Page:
Saturday, October 10, 2009




The small town of Farmville, Virginia – with a population of just 7,000 - played host to a shocking multiple-murder back on September 18, when one of its pastors, his daughter, wife and a friend of the family were slaughtered in a manner which was not only brutal and senseless, but has once again thrown a spotlight on both extreme music and the impact and influence it has on its fans.

The young man accused of the crime, Richard Samuel McCroskey III, is a 20-year-old rapper who goes by the name of Syko Sam in the music genre known as "horrorcore", an extreme mutation of hip hop and death metal which features lurid lyrics based around fantasies of murder, maiming and other acts of violence. Some of the more notable bands in the horrorcore genre include Insane Clown Posse and Necro.

The victims of the McCroskey’s alleged crime were 50-year-old Mark Niederbrock, pastor at the Walker's Presbyterian Church, his 16-year-old daughter Emma, his estranged wife Debra Kelley, 53 and Emma's 18-year-old friend from West Virginia, Melanie Wells.

McCroskey had been invited to Farmville by Emma, who flew in from his home in northern California to meet up with the girl. They had planned to attend the Strictly for the Wicked Festival, a Horrorcore music event in Michigan.

No priors have been found on McCroskey's criminal record, although police have revealed they have uncovered found videos of him holding various weapons and rapping about "murderous rages" and disposing of corpses. While no specific details regarding the crime scene have been released to the press, police officers have said that all four of the deceased appeared to have fallen victim to 'blunt force trauma'.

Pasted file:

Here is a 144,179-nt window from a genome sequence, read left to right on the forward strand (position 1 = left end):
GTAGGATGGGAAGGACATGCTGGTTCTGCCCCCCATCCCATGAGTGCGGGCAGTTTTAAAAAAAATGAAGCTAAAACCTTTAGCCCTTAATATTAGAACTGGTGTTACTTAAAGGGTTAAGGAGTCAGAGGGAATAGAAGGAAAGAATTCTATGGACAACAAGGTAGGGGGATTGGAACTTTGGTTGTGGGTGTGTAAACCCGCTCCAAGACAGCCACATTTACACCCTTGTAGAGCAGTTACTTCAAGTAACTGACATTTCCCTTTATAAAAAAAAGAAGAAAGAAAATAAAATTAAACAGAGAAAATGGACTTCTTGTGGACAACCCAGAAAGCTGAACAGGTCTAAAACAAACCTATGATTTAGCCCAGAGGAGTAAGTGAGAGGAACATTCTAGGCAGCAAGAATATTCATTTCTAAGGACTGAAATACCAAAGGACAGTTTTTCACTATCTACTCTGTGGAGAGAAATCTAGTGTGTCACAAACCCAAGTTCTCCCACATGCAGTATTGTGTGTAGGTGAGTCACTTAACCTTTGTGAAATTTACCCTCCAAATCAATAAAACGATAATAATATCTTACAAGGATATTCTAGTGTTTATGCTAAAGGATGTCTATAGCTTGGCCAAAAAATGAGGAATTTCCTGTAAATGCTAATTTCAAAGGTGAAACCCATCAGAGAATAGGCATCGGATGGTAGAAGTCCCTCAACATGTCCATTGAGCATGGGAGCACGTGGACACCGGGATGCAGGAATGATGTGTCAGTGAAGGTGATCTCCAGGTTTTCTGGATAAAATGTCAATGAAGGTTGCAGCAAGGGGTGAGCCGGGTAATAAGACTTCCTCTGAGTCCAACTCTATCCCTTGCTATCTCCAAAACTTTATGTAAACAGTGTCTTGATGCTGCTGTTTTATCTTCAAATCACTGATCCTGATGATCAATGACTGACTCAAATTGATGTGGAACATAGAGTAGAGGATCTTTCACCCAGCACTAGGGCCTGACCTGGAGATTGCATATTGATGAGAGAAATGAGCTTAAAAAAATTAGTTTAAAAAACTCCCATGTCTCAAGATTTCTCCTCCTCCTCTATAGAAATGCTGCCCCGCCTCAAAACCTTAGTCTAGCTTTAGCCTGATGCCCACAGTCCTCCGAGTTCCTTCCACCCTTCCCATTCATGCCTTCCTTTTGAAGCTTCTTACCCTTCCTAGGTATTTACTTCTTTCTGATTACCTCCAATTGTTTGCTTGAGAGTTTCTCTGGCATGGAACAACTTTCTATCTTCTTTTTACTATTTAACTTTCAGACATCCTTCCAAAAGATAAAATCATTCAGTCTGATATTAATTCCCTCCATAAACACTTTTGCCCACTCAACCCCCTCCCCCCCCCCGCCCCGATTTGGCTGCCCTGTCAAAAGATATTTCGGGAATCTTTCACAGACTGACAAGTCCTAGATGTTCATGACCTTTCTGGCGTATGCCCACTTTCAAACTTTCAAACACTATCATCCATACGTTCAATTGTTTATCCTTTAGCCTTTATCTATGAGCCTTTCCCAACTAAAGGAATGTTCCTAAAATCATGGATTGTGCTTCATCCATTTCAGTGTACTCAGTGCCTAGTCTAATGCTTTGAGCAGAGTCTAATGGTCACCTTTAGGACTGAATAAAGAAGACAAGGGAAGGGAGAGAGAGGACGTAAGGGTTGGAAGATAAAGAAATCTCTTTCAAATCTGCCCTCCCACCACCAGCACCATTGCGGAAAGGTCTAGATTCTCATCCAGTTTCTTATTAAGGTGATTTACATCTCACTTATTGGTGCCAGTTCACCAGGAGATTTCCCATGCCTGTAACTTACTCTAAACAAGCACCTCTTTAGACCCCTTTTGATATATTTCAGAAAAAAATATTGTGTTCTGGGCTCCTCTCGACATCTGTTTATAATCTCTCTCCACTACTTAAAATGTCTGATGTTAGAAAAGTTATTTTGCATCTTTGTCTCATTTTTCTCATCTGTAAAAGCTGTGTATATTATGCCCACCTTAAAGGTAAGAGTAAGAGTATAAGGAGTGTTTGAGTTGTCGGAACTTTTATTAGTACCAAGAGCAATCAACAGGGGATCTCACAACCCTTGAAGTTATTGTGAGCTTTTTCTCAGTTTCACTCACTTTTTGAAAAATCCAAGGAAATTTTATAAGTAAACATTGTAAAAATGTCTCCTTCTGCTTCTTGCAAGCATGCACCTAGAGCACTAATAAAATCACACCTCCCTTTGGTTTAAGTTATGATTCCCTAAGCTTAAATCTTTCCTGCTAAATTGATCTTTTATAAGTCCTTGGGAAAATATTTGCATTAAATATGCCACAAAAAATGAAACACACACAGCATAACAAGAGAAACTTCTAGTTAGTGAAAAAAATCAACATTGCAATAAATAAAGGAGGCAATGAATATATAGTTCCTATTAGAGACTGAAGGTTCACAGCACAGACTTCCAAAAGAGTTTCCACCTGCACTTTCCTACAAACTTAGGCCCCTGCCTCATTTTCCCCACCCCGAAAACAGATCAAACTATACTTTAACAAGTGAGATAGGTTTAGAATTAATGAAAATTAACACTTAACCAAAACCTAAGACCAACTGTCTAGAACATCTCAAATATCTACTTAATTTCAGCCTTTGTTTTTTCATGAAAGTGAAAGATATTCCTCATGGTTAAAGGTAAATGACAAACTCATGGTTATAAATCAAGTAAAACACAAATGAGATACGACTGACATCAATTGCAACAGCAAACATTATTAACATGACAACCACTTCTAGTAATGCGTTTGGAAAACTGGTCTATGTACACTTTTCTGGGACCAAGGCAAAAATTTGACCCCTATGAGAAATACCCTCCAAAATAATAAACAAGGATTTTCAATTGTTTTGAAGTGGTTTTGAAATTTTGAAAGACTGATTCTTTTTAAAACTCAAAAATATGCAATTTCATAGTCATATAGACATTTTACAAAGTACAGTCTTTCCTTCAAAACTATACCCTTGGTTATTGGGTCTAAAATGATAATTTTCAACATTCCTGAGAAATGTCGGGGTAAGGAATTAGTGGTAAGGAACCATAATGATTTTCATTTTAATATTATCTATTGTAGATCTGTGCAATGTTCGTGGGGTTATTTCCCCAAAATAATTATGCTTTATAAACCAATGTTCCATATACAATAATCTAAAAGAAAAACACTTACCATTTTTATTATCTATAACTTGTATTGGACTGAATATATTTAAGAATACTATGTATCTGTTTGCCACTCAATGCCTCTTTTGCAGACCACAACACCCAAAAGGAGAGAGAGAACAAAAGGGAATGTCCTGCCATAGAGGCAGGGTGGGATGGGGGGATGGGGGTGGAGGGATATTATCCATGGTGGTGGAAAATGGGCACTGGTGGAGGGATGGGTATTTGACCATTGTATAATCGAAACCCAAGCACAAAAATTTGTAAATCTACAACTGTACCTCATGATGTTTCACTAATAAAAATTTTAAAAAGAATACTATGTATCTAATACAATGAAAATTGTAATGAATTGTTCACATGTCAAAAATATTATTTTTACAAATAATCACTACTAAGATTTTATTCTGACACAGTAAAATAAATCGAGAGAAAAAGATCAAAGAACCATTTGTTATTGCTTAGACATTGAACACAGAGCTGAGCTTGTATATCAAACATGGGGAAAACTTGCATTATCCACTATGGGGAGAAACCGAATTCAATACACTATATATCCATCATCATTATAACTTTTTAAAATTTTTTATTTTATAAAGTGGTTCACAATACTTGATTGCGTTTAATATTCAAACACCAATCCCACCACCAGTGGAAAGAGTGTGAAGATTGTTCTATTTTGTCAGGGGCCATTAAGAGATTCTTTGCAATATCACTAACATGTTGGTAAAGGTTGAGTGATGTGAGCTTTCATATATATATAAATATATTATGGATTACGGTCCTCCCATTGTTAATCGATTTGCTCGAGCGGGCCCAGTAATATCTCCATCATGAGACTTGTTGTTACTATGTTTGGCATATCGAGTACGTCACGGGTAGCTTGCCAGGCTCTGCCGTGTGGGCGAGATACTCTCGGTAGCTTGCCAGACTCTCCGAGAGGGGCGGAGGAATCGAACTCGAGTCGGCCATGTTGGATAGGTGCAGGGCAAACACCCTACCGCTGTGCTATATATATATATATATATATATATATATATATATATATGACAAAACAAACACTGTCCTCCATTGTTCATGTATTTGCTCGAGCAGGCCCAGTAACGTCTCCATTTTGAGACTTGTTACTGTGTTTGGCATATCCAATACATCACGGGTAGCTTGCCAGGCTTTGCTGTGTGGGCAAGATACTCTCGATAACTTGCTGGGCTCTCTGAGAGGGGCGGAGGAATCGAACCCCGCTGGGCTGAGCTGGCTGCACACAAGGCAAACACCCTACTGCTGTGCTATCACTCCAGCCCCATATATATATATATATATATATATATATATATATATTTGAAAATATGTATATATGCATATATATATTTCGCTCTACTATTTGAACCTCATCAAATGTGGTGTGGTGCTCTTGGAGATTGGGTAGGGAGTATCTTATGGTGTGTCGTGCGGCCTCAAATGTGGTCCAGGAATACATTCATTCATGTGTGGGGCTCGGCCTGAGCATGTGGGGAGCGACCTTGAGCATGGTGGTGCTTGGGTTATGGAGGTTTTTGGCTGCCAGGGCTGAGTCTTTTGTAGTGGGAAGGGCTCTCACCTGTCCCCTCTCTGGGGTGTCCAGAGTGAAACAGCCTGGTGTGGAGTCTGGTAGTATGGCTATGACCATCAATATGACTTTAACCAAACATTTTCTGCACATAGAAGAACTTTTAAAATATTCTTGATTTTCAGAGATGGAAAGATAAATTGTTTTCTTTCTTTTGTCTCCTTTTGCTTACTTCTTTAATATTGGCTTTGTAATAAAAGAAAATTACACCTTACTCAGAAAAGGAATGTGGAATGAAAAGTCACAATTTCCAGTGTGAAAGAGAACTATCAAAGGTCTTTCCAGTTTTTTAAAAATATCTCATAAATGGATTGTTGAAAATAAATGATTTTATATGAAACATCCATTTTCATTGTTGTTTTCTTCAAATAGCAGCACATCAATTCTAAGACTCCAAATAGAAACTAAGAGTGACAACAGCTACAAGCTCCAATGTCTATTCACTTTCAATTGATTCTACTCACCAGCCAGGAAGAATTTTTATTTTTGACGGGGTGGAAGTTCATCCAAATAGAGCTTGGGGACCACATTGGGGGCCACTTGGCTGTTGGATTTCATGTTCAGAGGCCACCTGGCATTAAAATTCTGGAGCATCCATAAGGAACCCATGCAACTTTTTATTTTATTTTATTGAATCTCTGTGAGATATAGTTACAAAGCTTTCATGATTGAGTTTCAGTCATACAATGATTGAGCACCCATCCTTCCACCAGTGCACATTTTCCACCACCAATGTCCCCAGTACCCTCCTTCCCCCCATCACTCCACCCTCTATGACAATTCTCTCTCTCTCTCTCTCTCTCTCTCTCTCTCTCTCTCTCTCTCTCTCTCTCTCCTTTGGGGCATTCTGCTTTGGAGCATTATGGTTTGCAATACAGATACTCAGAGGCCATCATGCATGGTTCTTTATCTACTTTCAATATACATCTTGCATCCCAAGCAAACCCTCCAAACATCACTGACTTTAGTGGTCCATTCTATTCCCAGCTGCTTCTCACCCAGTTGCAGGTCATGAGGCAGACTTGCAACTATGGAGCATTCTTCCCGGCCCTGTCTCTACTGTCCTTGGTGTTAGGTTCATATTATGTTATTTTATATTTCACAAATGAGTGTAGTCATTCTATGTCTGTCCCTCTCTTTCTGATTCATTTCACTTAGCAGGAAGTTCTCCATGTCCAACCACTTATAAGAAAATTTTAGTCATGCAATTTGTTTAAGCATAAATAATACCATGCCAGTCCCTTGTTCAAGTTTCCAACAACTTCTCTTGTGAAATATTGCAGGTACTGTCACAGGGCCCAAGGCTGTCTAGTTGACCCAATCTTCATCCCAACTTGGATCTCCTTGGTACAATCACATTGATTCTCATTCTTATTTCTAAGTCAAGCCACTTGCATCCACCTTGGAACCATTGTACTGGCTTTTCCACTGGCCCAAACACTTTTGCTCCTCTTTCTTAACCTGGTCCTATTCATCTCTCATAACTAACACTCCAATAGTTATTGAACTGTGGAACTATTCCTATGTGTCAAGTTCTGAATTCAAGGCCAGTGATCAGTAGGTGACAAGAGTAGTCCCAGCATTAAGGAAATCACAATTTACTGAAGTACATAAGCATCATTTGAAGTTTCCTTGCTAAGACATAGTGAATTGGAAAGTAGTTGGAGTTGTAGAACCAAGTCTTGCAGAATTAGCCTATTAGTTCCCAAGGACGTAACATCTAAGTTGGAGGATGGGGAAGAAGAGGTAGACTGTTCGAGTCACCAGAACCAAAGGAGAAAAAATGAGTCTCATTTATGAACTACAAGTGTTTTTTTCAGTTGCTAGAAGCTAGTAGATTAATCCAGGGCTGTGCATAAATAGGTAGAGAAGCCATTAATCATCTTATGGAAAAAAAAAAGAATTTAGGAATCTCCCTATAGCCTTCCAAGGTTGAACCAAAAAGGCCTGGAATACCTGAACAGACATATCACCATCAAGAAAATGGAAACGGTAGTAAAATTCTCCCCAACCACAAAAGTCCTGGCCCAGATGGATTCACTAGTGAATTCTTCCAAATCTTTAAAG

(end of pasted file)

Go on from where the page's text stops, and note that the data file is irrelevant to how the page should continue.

The accused came into the picture at 4pm on Friday, September 18, 2009, when tow-truck driver Elton Napier received a phone call to assist McCroskey, whose car had broken down. Napier told police that when he arrived on the scene, McCroskey was wearing a black hoodie and that the young man "was really smelling bad, like real bad. I can't describe it."

After two deputies arrived on the scene and ticketed McCroskey for driving his Honda - which belonged to the Niedercrocks - without a valid licence, McCroskey then accompanied Napier in the cab of his lorry and Napier recalls that "I just held my head out the window so the wind would hit me in the face. That was the stinkiest rascal I've ever smelled."

McCroskey was dropped off at a newsagents about four miles away, where he retrieved a black bag from the towed car while Napier headed inside for a cup of coffee. McCroskey later caught a taxi to nearby Richmond International Airport where he spent the night. In the meantime, police had discovered the murder scene back in Farmville and quickly issued an arrest order for McCroskey. He was picked up at the airport the next day.

The deeply religious town are still in shock about what has transpired, but have dismissed McCroskey's claims that "Jesus made me do it" as Satan talking. If convicted in the state of Virginia, McCroskey will almost certainly face the death penalty, with Virginia being the second biggest endorser of capital punishment in the United States (behind Texas). 103 people have been executed since 1976 with 21 people currently on death row.

John Harrison, October 10 2009